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Michael Cera poses at the premiere of the movie "Scott Pilgrim vs. the World" at the Grauman's Chinese theatre in Hollywood, California, July 27, 2010. (DANNY MOLOSHOK/REUTERS)
Michael Cera poses at the premiere of the movie "Scott Pilgrim vs. the World" at the Grauman's Chinese theatre in Hollywood, California, July 27, 2010. (DANNY MOLOSHOK/REUTERS)

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Michael Cera: Bam. Kapow. It's supernerd Add to ...

We know he does sweet. Neurotic and self-deprecating, obviously. But kicks, flips and wire-work?

Yes, Brampton geek god Michael Cera finally gets his turn as action hero.

Well, sort of.

As the lead in Scott Pilgrim vs. The World - an adaptation of a cult Canadian comic book hitting screens next Friday - Cera plays an unemployed 22-year-old in an indie band who has trouble with women and earning respect.

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It's the same type he's been spinning (albeit to diminishing box-office returns) from the breakout hits Superbad and Juno to Nick and Norah's Infinite Playlist, Year One and Youth in Revolt. He's still wispy. He still favours a glorified bowl-cut, sloppy jeans and T-shirts. His voice still maintains that trademark near-adolescent croak.

Except there's another side to Scott Pilgrim. To win over his new sweetheart, he must defeat her seven evil exes in elaborately staged, video-game-inspired combat. Think mixed martial arts accompanied by swordplay.

"The hardest part was all the physical stuff that I had no experience doing. The harnesses and, just - exertion. I was not used to it at all," Cera says, sitting outside a soundstage at Universal Studios in Los Angeles in green corduroys and a black shirt that emphasizes his small frame.

"I just hope people will buy it," he adds, "and I don't distract them from enjoying the movie."

Not likely.

The training will help. Cera and co-stars Mary Elizabeth Winstead and Jason Schwartzman spent three months on kung fu basics and intense cardio before getting tips from the same fight co-ordinator who worked on Percy Jackson & the Olympians.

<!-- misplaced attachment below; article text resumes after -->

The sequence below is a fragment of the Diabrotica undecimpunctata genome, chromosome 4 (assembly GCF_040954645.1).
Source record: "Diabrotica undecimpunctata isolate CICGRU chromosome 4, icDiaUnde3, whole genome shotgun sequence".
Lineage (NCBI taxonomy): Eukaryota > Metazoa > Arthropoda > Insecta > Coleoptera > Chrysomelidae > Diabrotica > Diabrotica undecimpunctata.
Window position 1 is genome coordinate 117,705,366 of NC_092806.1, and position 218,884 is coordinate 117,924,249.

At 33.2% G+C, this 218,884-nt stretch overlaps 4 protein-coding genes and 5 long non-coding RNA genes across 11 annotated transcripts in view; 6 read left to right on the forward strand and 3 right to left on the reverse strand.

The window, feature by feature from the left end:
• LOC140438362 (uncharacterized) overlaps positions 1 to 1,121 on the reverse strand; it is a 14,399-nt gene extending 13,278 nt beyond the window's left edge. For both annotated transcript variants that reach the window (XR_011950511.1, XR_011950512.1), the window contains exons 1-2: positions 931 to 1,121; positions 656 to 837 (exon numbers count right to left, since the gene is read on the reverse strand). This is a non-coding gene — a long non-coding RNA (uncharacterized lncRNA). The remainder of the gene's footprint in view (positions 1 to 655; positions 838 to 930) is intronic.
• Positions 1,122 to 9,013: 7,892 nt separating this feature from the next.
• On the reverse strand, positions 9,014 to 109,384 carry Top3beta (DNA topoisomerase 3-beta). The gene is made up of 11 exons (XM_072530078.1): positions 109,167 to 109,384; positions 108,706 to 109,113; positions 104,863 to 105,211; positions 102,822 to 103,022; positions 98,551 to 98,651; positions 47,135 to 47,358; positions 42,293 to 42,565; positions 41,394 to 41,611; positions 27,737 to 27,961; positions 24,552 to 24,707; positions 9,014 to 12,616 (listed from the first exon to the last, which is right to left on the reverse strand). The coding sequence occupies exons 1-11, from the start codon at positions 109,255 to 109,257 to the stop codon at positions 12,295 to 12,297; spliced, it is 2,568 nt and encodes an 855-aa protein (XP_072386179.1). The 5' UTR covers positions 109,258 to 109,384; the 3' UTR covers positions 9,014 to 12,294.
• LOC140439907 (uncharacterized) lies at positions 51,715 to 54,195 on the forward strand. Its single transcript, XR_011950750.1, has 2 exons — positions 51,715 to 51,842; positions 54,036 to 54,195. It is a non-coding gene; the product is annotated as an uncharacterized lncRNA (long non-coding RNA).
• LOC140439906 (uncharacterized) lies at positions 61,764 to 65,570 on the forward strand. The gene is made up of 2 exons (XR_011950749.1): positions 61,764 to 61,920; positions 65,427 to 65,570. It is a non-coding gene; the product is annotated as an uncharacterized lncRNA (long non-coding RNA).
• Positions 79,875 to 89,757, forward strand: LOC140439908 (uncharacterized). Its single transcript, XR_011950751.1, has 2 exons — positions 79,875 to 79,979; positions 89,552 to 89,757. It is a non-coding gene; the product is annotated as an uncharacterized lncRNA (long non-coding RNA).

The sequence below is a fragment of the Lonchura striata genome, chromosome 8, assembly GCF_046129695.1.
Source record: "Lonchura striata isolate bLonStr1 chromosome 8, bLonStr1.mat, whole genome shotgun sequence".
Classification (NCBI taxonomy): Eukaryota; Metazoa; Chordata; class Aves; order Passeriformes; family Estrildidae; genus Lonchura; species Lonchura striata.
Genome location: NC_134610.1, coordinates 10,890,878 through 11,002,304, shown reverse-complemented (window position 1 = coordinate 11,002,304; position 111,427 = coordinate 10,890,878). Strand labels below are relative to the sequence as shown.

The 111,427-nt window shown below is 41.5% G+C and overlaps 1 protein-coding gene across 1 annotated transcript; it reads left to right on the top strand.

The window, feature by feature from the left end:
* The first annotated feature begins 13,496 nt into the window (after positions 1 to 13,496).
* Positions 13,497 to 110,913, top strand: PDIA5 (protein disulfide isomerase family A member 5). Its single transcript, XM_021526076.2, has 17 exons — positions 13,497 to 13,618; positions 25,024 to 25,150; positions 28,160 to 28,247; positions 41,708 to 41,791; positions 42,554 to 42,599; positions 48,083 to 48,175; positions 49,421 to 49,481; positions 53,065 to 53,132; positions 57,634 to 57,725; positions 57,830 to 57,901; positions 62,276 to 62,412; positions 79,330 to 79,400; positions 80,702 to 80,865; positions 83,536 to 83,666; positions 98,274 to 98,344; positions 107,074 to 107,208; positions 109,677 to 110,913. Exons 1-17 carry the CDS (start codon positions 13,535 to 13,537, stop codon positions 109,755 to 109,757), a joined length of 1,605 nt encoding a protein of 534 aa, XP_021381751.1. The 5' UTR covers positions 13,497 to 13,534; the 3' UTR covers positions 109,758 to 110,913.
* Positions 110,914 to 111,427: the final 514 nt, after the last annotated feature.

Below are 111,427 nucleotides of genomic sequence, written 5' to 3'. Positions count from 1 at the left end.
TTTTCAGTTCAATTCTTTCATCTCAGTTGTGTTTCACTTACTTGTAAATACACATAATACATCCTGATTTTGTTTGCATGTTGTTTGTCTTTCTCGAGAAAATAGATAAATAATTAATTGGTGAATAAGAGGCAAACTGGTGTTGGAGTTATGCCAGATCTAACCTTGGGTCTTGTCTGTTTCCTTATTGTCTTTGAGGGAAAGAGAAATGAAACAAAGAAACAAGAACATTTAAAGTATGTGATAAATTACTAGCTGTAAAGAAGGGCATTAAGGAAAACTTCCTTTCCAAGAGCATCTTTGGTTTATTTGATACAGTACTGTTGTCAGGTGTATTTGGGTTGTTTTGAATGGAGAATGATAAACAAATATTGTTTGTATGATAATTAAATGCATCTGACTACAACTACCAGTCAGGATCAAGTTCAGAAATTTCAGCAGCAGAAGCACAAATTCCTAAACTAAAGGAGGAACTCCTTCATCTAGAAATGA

But the moves only count for so much. What really gives this alt-hero his punch is a sense of irony.

To plug the film at Comic-Con - the fan convention in San Diego where blockbuster franchises are made (or at least hyped) - the slight Cera sported a Captain America costume - a little poke at both his own unlikely superhero status and two of the "exes" he fights in Scott Pilgrim: Chris Evans, starring in the upcoming film Captain America: The First Avenger, and Brandon Routh, who's played Superman.

And despite the promotional machine - there are Scott Pilgrim plush toys and action figures, as well as an old-school video game - the project is steeped in indie cool. Beck wrote the songs for Scott Pilgrim's band Sex Bob-Omb. Sloan bassist Chris Murphy was the film's musical coach. Metric and Broken Social Scene are on the soundtrack.

Plus, of course, there's that source material. Created by cartoonist Bryan Lee O'Malley, a London, Ont., kid who spent his early twenties in Toronto, the Scott Pilgrim series combines action with Japanese pop-cultural influences, garage-band emo and romance. Local fans lined up for hours to get signed copies of the sixth and final volume in the series last month.

Cera was a fan himself well before English director Edgar Wright ( Shawn of the Dead, Hot Fuzz) tapped him to play the slacker hero.